A living will is also sometimes known as an advance directive; it is its own legally binding document that contains medical directives and end-of-life care desires. A living will and a last will and testament are two separate documents, both with different requirements to become legally binding. While medical decisions and end-of-life care instructions can only be effective if made in a living will, a last will and testament contains matters pertaining to your estate. You can’t leave medical directives in a last will and testament and vice versa, you can’t leave provisions for your estate in a living will. You can, however, make both a living will and a last will and testament online. For more information on living wills in Wyoming, you can go here.
The overall requirements for a living will in Wyoming are:
- It can only be made by an adult who is of sound mind (the declarant).
- It must be in writing, signed, and dated, in the presence of two adult witnesses.
- The witnesses cannot be related to the declarant.
- It is not effective during pregnancy.
- The terminal condition must be certified (in writing) by two physicians.
A living will only goes into effect under certain conditions; if you are able to communicate and make decisions for your health care, you are always free to do so.
Why do I need to make a will online in Wyoming?
Dying without a will means that the intestacy laws of Wyoming will determine what happens to a person’s estate. In addition to that, the court will appoint a guardian for minor children and name an executor. After which, the estate will then be divided according to the intestacy distribution laws. There are various scenarios that the court considers while dividing the estate between surviving family members. If you are married, if you have children, if your parents have survived you, if you have siblings—the laws will determine how it is all divided. And if the court determines there are no surviving family members, the state can take ownership of your estate. It can be a lengthy process, often holding up your property in probate for months (or even years) at a time.
To avoid this, it is best to make a will in Wyoming. It is especially important to make a will if you have children (so you can make sure they are cared for in the event of your death). In order to distribute your estate in a particular way, you can only do so by making a will.
What can I include in an online will in Wyoming?
You can include various provisions when you make a will, whether you do so online or otherwise. You can include the following when making a will in Wyoming:
- Guardians for minor children.
- A trusted person to oversee any property left to minor children.
- A trusted person to care for remaining pets.
- Distribution of family heirlooms.
- Distribution of personal items.
- Property or gifts left to specific people (family, friends), or to charities or organizations.
What should not be included in a will in Wyoming?
A last will and testament is not the right place for designating end-of-life care or funeral instructions. Typically, a will is not read until after the funeral—when the process to settle the estate begins. If funeral instructions are left in the will, family members may not know about them until after the funeral. And any end-of-life care or medical decisions will not be considered legally binding if left in a last will and testament.
To designate end-of-life care, create a living will.
To leave your funeral directions, you can have a conversation about your wishes with family members. You do not have to make a formal document, but feel free to write something up that describes what you wish for your funeral arrangements. Your family can reference this when it comes time to plan the funeral, making it a bit easier. Be sure to give copies of this to the executor of your estate or other trusted people.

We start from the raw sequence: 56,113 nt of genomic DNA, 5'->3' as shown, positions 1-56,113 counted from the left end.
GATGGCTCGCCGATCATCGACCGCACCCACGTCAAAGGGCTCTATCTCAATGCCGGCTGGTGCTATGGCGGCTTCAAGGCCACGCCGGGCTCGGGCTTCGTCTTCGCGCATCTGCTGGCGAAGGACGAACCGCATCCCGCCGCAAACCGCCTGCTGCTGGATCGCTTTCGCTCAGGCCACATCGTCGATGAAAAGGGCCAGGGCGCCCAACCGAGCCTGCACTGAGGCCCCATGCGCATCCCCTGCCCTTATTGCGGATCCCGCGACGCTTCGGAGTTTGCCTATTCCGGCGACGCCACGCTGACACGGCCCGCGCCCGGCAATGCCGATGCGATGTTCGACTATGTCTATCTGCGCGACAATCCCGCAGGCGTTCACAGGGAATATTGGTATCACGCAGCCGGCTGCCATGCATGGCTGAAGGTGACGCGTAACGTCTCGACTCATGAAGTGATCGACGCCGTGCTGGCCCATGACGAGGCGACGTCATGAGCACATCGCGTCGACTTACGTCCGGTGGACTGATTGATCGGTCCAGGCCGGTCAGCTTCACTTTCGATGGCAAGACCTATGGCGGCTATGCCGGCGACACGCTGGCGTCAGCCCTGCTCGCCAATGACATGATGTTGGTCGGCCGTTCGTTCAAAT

Can I change or revoke an online will made in Wyoming?
A will is a legally binding document, whether it is made online or not. However, as long as the Testator is living, the will can be changed or revoked.
In order to change or revoke a will in Wyoming, you can:
- Revoke the will by destroying it physically with the intent to revoke it.
- Revoke the will by ordering someone else to physically destroy it in front of you.
- Make a new will that explicitly states it revokes the old one or includes contradictory terms.
With any major life change, it is a good idea to update your will. Any change in circumstance, whether that be in your family or financially, means you should revisit your will. Marriage, divorce; birth or adoption of a child; major changes in your assets; relocation—these are all times in which you should take a look at your will and determine if you should update it. If you have to make major changes, it is better to revoke your old will and make a new one. For only minor changes to a will, add an amendment called a codicil. A codicil must be finalized in the same way that the original will is finalized.
How do I finalize an online will in Wyoming?
After you make a will in Wyoming, you want to finalize it by taking these steps:
- If made online, print it out. The will must be in writing.
- Sign it in front of two witnesses, then
- Have your witnesses sign it in front of you.
To make a will “self-proved” in Wyoming, you and your witnesses make sworn statements in front of a notary public. Attach these notarized affidavits to your will.
Be sure to consider these special considerations in Wyoming:
- It is best to have two “disinterested” witnesses, otherwise a witness may lose any provisions left to them in the will.
- Wyoming offers a “small estate” option (for estates worth $200,000 or less). Property can be claimed through an affidavit (skipping the probate proceedings all together), or the executor can file a request to use a simplified small estate process.
USLegalWills is a leading provider of online wills. Their service has helped millions of people create a last will and testament over the last twenty years. We like that their services are easy to understand, reasonably priced, and produce an accurate document. You can also create a Living Will and other key end-of-life documents. It’s an affordable, accessible way to create an online last will and testament now. No more procrastinating. Get started with USLegalWills and leave your estate in order for your loved ones.